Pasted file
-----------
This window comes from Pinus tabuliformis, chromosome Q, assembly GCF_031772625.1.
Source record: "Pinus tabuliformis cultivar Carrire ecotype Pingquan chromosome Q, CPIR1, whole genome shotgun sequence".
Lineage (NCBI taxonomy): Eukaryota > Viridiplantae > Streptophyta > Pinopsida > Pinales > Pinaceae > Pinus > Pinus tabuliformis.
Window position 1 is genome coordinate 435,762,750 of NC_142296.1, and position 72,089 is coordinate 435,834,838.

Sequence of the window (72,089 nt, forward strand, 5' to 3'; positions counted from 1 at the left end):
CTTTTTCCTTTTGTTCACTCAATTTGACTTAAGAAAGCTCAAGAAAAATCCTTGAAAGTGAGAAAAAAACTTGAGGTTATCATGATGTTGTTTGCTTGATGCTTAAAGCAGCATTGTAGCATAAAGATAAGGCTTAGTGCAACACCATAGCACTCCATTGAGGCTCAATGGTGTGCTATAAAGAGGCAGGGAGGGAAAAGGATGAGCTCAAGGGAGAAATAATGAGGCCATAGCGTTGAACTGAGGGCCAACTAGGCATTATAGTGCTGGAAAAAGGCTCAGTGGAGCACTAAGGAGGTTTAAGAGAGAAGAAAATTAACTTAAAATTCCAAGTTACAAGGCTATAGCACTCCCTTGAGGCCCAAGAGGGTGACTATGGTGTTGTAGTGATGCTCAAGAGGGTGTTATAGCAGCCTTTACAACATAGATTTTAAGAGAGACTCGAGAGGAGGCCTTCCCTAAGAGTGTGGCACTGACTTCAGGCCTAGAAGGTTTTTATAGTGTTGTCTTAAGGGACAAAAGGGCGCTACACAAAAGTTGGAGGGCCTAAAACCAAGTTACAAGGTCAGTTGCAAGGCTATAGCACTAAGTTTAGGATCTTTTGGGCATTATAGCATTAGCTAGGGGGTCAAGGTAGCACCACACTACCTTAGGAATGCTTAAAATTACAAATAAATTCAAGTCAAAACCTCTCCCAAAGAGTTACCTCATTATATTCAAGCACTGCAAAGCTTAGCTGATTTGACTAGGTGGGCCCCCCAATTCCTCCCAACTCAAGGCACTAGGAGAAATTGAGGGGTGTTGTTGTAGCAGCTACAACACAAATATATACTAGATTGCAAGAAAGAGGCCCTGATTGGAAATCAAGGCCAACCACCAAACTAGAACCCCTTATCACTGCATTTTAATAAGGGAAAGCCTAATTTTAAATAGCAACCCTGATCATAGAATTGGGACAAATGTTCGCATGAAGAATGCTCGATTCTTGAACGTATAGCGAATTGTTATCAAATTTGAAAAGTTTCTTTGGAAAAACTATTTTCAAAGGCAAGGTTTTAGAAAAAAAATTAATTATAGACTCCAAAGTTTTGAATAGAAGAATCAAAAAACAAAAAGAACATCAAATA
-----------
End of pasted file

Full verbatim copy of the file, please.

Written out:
This window comes from Pinus tabuliformis, chromosome Q, assembly GCF_031772625.1.
Source record: "Pinus tabuliformis cultivar Carrire ecotype Pingquan chromosome Q, CPIR1, whole genome shotgun sequence".
Lineage (NCBI taxonomy): Eukaryota > Viridiplantae > Streptophyta > Pinopsida > Pinales > Pinaceae > Pinus > Pinus tabuliformis.
Window position 1 is genome coordinate 435,762,750 of NC_142296.1, and position 72,089 is coordinate 435,834,838.

Sequence of the window (72,089 nt, forward strand, 5' to 3'; positions counted from 1 at the left end):
CTTTTTCCTTTTGTTCACTCAATTTGACTTAAGAAAGCTCAAGAAAAATCCTTGAAAGTGAGAAAAAAACTTGAGGTTATCATGATGTTGTTTGCTTGATGCTTAAAGCAGCATTGTAGCATAAAGATAAGGCTTAGTGCAACACCATAGCACTCCATTGAGGCTCAATGGTGTGCTATAAAGAGGCAGGGAGGGAAAAGGATGAGCTCAAGGGAGAAATAATGAGGCCATAGCGTTGAACTGAGGGCCAACTAGGCATTATAGTGCTGGAAAAAGGCTCAGTGGAGCACTAAGGAGGTTTAAGAGAGAAGAAAATTAACTTAAAATTCCAAGTTACAAGGCTATAGCACTCCCTTGAGGCCCAAGAGGGTGACTATGGTGTTGTAGTGATGCTCAAGAGGGTGTTATAGCAGCCTTTACAACATAGATTTTAAGAGAGACTCGAGAGGAGGCCTTCCCTAAGAGTGTGGCACTGACTTCAGGCCTAGAAGGTTTTTATAGTGTTGTCTTAAGGGACAAAAGGGCGCTACACAAAAGTTGGAGGGCCTAAAACCAAGTTACAAGGTCAGTTGCAAGGCTATAGCACTAAGTTTAGGATCTTTTGGGCATTATAGCATTAGCTAGGGGGTCAAGGTAGCACCACACTACCTTAGGAATGCTTAAAATTACAAATAAATTCAAGTCAAAACCTCTCCCAAAGAGTTACCTCATTATATTCAAGCACTGCAAAGCTTAGCTGATTTGACTAGGTGGGCCCCCCAATTCCTCCCAACTCAAGGCACTAGGAGAAATTGAGGGGTGTTGTTGTAGCAGCTACAACACAAATATATACTAGATTGCAAGAAAGAGGCCCTGATTGGAAATCAAGGCCAACCACCAAACTAGAACCCCTTATCACTGCATTTTAATAAGGGAAAGCCTAATTTTAAATAGCAACCCTGATCATAGAATTGGGACAAATGTTCGCATGAAGAATGCTCGATTCTTGAACGTATAGCGAATTGTTATCAAATTTGAAAAGTTTCTTTGGAAAAACTATTTTCAAAGGCAAGGTTTTAGAAAAAAAATTAATTATAGACTCCAAAGTTTTGAATAGAAGAATCAAAAAACAAAAAGAACATCAAATA